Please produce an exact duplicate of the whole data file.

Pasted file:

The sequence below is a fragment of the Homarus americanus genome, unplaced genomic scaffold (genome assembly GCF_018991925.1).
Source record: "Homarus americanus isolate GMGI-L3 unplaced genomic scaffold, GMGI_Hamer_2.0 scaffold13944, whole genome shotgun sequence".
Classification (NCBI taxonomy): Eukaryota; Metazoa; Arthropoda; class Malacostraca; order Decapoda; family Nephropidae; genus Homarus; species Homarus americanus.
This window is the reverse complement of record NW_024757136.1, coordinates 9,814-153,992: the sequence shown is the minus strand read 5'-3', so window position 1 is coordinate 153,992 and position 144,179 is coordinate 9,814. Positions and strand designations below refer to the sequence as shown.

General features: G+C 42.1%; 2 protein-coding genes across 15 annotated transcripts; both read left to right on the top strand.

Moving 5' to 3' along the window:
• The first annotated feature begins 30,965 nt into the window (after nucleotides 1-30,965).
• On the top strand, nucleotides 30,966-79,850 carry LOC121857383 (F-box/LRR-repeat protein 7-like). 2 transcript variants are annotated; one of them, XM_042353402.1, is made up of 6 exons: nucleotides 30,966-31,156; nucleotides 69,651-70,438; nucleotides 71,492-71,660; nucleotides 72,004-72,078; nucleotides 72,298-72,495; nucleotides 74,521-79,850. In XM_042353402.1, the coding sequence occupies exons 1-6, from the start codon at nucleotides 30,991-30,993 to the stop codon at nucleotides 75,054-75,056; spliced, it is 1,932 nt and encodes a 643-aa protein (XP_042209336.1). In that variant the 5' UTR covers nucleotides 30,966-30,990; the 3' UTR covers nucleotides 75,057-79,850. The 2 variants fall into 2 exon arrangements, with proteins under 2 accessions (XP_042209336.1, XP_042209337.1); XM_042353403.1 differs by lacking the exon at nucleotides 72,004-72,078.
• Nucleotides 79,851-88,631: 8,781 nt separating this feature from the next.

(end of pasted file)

The sequence below is a fragment of the Homarus americanus genome, unplaced genomic scaffold (genome assembly GCF_018991925.1).
Source record: "Homarus americanus isolate GMGI-L3 unplaced genomic scaffold, GMGI_Hamer_2.0 scaffold13944, whole genome shotgun sequence".
Classification (NCBI taxonomy): Eukaryota; Metazoa; Arthropoda; class Malacostraca; order Decapoda; family Nephropidae; genus Homarus; species Homarus americanus.
This window is the reverse complement of record NW_024757136.1, coordinates 9,814-153,992: the sequence shown is the minus strand read 5'-3', so window position 1 is coordinate 153,992 and position 144,179 is coordinate 9,814. Positions and strand designations below refer to the sequence as shown.

General features: G+C 42.1%; 2 protein-coding genes across 15 annotated transcripts; both read left to right on the top strand.

Moving 5' to 3' along the window:
• The first annotated feature begins 30,965 nt into the window (after nucleotides 1-30,965).
• On the top strand, nucleotides 30,966-79,850 carry LOC121857383 (F-box/LRR-repeat protein 7-like). 2 transcript variants are annotated; one of them, XM_042353402.1, is made up of 6 exons: nucleotides 30,966-31,156; nucleotides 69,651-70,438; nucleotides 71,492-71,660; nucleotides 72,004-72,078; nucleotides 72,298-72,495; nucleotides 74,521-79,850. In XM_042353402.1, the coding sequence occupies exons 1-6, from the start codon at nucleotides 30,991-30,993 to the stop codon at nucleotides 75,054-75,056; spliced, it is 1,932 nt and encodes a 643-aa protein (XP_042209336.1). In that variant the 5' UTR covers nucleotides 30,966-30,990; the 3' UTR covers nucleotides 75,057-79,850. The 2 variants fall into 2 exon arrangements, with proteins under 2 accessions (XP_042209336.1, XP_042209337.1); XM_042353403.1 differs by lacking the exon at nucleotides 72,004-72,078.
• Nucleotides 79,851-88,631: 8,781 nt separating this feature from the next.